Featured Post

We are Still Conflicted and Uncomfortable with Democracy

Modern man still is anxious and tempted to surrender his freedom to dictators of all kinds.

– Erich Fromm, Escape from Freedom (1941)

Democracy means responsibility. Responsibility means work and effort and strain. We generally dislike work when it is focused on things that seem immediately intangible, as government by The People can sometimes certainly feel when all the millions of us try to make some collective decisions.

But our problem with democracy isn’t really best described as some struggle with civic laziness. It goes deeper, as Erich Fromm articulated – we might actually fear freedom to a certain extent. Freedom is a new thing for us as a species. It comes with whole sets of expectations – from ourselves and our peers – to chase profit and our own personal empires. To carry our share of the weight of governing. To be informed and participatory democrats. To worry about and struggle with the morality of our views and the way we treat our fellow man.

Governing, in a word, feels gross. We have rightly learned to be suspicious of our fellow citizens who enjoy governing. We like responsibility in an abstract sense, because having a say, even our one drop out of 300 million in the bucket, is preferable to having no say at all. But in the non-abstract sense, it means we are culpable for our political decision-making. When I vote for the local bond issue to build a new library, I am partially culpable for the sales tax that will affect poor families as they buy groceries. When I vote for a President who favors the use of drone strikes, I carry some of the ownership of that policy. When I argue to my fellow citizens that we should all boycott a company that discriminates against transgender Americans, I carry some ownership of an action that might jeopardize the continued employment of others. Agency has consequences, and my freedom means that my decisions will definitely affect other people. My place in a democracy means that my decisions (or failure to participate) will definitely have a consequence.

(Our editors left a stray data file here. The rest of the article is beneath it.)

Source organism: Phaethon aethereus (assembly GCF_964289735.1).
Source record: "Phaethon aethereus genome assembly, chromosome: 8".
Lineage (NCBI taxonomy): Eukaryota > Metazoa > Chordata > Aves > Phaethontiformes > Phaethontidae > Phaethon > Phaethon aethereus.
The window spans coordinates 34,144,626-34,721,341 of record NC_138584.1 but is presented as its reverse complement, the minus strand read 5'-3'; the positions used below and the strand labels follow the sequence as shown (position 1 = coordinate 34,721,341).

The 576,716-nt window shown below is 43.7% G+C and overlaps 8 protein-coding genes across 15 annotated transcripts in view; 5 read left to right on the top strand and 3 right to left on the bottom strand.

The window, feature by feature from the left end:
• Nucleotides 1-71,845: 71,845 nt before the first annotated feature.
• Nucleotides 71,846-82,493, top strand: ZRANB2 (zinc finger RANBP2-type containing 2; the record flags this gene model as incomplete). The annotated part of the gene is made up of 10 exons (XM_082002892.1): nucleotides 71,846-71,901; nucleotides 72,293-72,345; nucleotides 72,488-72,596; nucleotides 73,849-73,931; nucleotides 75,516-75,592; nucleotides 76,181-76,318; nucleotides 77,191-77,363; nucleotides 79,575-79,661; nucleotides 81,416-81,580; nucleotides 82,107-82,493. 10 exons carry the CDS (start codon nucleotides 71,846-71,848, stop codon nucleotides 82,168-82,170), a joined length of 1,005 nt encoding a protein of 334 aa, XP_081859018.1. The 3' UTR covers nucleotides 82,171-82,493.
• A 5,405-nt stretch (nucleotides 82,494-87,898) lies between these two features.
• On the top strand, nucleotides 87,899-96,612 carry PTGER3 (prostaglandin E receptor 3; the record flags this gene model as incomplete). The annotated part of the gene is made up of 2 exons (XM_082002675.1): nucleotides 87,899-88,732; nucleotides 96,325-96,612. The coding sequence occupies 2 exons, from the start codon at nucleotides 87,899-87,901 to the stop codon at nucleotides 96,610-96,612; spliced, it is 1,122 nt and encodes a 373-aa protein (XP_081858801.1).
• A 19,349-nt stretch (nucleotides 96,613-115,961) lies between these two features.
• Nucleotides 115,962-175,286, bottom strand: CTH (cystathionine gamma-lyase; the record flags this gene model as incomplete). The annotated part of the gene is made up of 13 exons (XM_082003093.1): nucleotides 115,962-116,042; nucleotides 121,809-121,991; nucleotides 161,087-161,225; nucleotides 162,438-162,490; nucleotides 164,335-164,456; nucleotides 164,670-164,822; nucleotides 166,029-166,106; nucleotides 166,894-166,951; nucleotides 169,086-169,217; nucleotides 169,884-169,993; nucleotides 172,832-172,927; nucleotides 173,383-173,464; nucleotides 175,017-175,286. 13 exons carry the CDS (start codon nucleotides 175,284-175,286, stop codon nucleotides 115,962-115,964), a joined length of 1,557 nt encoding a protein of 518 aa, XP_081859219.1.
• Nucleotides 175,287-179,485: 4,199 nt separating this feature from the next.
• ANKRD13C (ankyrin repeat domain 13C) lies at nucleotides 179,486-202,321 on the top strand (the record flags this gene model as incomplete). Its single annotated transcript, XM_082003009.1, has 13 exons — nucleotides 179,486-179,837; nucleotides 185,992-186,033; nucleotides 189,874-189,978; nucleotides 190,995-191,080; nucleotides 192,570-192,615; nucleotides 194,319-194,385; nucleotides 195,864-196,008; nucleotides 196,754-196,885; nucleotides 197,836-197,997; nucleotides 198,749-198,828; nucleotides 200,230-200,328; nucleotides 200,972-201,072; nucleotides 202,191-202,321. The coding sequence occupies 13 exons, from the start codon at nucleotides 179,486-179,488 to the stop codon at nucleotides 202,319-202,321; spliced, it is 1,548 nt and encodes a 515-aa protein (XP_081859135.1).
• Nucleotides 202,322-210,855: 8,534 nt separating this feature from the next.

We struggle with the power of populism in the United States in different ways. The founders were more comfortable with people-power than most any other people of their generation, but even they implemented any number of checks on populism: the electoral college, limitation of the voting franchise, separation of powers, a bicameral legislature, unelected judges, staggered terms, age restrictions, natural-born restrictions, — the list goes on.

We have even strengthened those restrictions on populism in many ways over time. Most Americans prefer term limits, and 15 states have imposed term limit restrictions since the 1990’s. The 22nd amendment placed them on the Presidency.

Yet, interestingly, we have sometimes gone the opposite direction too – toward more populism. Placing U.S. Senators into popularly elected positions with the 17th amendment, and creating systems in many states for initiative petitions, referendums, and recall elections that overturn or overrule the decisions of elected leaders. We have expanded the voting franchise with the 15th, 19th, and 26th amendments. Conservatives are even arguing lately for more electoral input in federal judgeship.

We can’t seem to make up our minds about whether we trust ourselves to govern, or if we need limits on our fellow citizens due to their malleable and persuadable characteristics. Huge supermajorities assail government as corrupt despite also choosing who runs the government. Only 17% of us approve of Congress right now. And yet, we choose who gets to be in the Congress every 730 days. We re-elect incumbents at a rate exceeding 90% despite the fact that 51% of us think our own congressman is part of the problem. We seem to really hate our collective decisions. Sometimes we are bad at participating at all. Only 36.4% of the eligible voting population even bothered in the last federal election.